The upregulation of the adhesion molecules CD11b and CD18 let neutrophils interact with endothelial ligands such as intercellular adhesion molecule 1 (ICAM-1), which causes neutrophils to firmly adhere to the endothelium and move through the blood vessel into an injured site. Integrin molecules such as CD11b and CD18 can also bind to extracellular matrix components such as fibronectin, fibrinogen, laminin, and collagen, and this binding aids in the movement of neutrophils through extracellular matrices[1, 3, 4]. Other integrin adhesion molecules such as CD61 facilitate leukocyte migration, but little is known about their roles in neutrophil migration. Once activated neutrophils are at injured sites, they can release reactive oxygen species and proteases, and then engulf bacteria and debris by phagocytosis[21, 22].
In the normal resolution of wound healing, activated granulocytes such as neutrophils undergo programmed cell death, which prevents the release of reactive oxygen species from the granulocytes, thereby preventing any cell damage in the surrounding tissue. Since activated granulocytes can damage surrounding cells, cytokines such as IL-4 and IL-10 inhibit excessive recruitment of granulocytes into the site of injury[24–27]. IL-4 and IL-10 inhibit the production of IL-8 and the release of TNFα and IL-1β, which in turn limits granulocyte accumulation and activation[24, 25, 27]. Lipid mediators such as lipoxin A4 (LXA4) and lipoxin B4 (LXB4) inhibit neutrophil recruitment by reducing neutrophil adhesion to endothelial cells and vascular permeability[28, 29]. Other lipid mediators including D-series and E-series resolvins and protectins also inhibit transendothelial migration of neutrophils[30, 31].
Secreted pentraxin proteins such as pentraxin-3 (PTX3) and C-reactive protein (CRP) also limit neutrophil recruitment to a site of injury[32–37]. PTX3 is a pentraxin that is produced and released by monocytes, dendritic cells, endothelial cells, and smooth muscle cells in response to inflammatory signals such as IL-1β, TNFα, or Toll-like receptor (TLR) agonists. CRP is a pentraxin secreted into the blood by the liver as an acute phase protein in humans, and inhibits neutrophil adhesion and chemotaxis on activated endothelial cells[33, 36]. Neutrophils recognize the pentraxin family of proteins through Fcγ receptors[39, 40]. Neutrophils express high levels of FcγRII (CD32) and FcγRIII (CD16), and express low or undetectable levels of FcγRI (CD64)[41, 42]. These receptors bind to the Fc portion of IgG immunoglobulins or pentraxin proteins such as PTX3, CRP, and serum amyloid P (SAP), and help in the opsonization and phagocytosis of bacteria or debris[44–47]. Serum amyloid P is a pentraxin that is constitutively secreted into the blood by the liver. The circulating SAP levels are approximately 30 μg/ml in humans, and approximately 15 μg/ml in C57BL/6 mice. SAP effectively inhibits the differentiation of monocytes to fibrocytes[50, 51] through FcγRI and FcRγ. In vivo, injections of SAP significantly reduce bleomycin-induced pulmonary fibrosis in mice and rats. Although it has been reported that SAP elicits antifibrotic activity by stimulating IL-10, a recent study has shown that highly purified SAP does not stimulate IL-10 production.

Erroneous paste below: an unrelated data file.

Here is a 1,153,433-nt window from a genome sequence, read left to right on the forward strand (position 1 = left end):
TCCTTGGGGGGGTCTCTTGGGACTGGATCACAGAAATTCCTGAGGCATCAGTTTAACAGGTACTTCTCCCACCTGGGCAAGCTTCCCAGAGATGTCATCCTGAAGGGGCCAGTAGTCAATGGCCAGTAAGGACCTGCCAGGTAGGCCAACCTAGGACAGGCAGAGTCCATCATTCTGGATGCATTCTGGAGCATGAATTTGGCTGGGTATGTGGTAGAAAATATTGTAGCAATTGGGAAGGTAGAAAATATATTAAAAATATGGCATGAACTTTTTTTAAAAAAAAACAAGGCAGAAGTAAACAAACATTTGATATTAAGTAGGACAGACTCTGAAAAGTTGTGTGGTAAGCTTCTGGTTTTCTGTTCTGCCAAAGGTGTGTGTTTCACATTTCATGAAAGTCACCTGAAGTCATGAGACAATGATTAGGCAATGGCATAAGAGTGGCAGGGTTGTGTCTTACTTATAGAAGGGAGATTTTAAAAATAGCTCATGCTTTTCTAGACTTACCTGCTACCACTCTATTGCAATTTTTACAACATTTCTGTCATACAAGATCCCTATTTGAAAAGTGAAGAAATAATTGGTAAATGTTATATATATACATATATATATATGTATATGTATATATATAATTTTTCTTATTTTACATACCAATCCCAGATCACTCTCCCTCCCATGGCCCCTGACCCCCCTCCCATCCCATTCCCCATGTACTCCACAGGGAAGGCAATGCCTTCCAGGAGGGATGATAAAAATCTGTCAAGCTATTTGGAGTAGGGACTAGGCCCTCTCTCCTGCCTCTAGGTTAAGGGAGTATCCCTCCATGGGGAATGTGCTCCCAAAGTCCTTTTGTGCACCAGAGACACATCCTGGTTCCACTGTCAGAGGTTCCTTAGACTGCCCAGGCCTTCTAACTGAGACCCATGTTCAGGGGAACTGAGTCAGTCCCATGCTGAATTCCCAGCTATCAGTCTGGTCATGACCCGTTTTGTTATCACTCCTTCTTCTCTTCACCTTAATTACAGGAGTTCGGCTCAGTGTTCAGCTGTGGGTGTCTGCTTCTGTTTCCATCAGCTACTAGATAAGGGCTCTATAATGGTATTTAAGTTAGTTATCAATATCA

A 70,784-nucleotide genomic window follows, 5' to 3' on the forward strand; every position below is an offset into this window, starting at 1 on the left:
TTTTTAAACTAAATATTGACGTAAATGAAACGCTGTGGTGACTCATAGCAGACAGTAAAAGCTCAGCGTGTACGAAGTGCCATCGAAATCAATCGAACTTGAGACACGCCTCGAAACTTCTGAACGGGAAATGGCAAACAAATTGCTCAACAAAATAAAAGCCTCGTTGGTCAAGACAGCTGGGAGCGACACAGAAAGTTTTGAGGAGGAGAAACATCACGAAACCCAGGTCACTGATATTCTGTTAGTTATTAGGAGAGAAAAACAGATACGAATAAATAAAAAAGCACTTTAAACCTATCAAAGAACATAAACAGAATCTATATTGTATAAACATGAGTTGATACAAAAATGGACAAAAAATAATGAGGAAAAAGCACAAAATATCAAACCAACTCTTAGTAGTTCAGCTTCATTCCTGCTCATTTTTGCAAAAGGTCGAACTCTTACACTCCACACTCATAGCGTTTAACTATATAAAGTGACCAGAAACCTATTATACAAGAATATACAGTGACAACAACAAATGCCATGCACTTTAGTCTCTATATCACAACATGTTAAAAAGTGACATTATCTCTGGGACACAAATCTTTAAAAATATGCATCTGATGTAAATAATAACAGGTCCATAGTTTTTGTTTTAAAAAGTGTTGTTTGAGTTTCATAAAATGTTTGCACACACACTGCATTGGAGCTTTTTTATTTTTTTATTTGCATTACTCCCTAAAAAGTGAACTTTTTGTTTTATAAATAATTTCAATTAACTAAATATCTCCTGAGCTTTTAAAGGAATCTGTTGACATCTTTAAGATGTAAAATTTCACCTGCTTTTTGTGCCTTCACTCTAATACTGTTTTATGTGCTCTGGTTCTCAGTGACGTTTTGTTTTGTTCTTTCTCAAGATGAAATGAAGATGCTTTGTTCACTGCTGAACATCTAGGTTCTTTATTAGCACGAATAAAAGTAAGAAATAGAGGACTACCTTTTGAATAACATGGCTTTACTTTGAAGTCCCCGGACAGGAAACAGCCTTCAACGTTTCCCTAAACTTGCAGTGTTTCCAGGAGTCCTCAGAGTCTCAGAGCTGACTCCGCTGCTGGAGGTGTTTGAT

Little is known about SAP’s interaction with granulocytes, which have Fcγ receptors. Activated granulocytes release reactive oxygen species such as hydrogen peroxide and superoxide anions through activation of NADPH oxidase to kill microbes such as bacteria. However, excessive release of these cytotoxic products can further damage an injured tissue. SAP appears to decrease neutrophil oxygen metabolism, but SAP has no effect on the production of hydrogen peroxide by neutrophils stimulated by digitonin, mistletoe lectin, or fMLP. IL-8 is a chemoattractant, and SAP has been reported to bind IL-8. In the presence of IL-8, SAP decreases neutrophil binding to fibronectin coated plates. However, in the absence of IL-8, SAP acts as a neutrophil chemoattractant and increases neutrophil adhesion. SAP increases the percentage of neutrophils expressing adhesion molecules such as CD11b and CD18 and the fibronectin receptor α5β1. In flow chambers, SAP inhibits the binding of human neutrophils to TNFα-stimulated human umbilical vein endothelial cells. Since granulocytes can recognize SAP through Fc receptors, and the reports of the regulation of neutrophil adhesion by SAP seem inconsistent, we examined the effect of SAP on granulocyte adhesion and recruitment to sites of inflammation.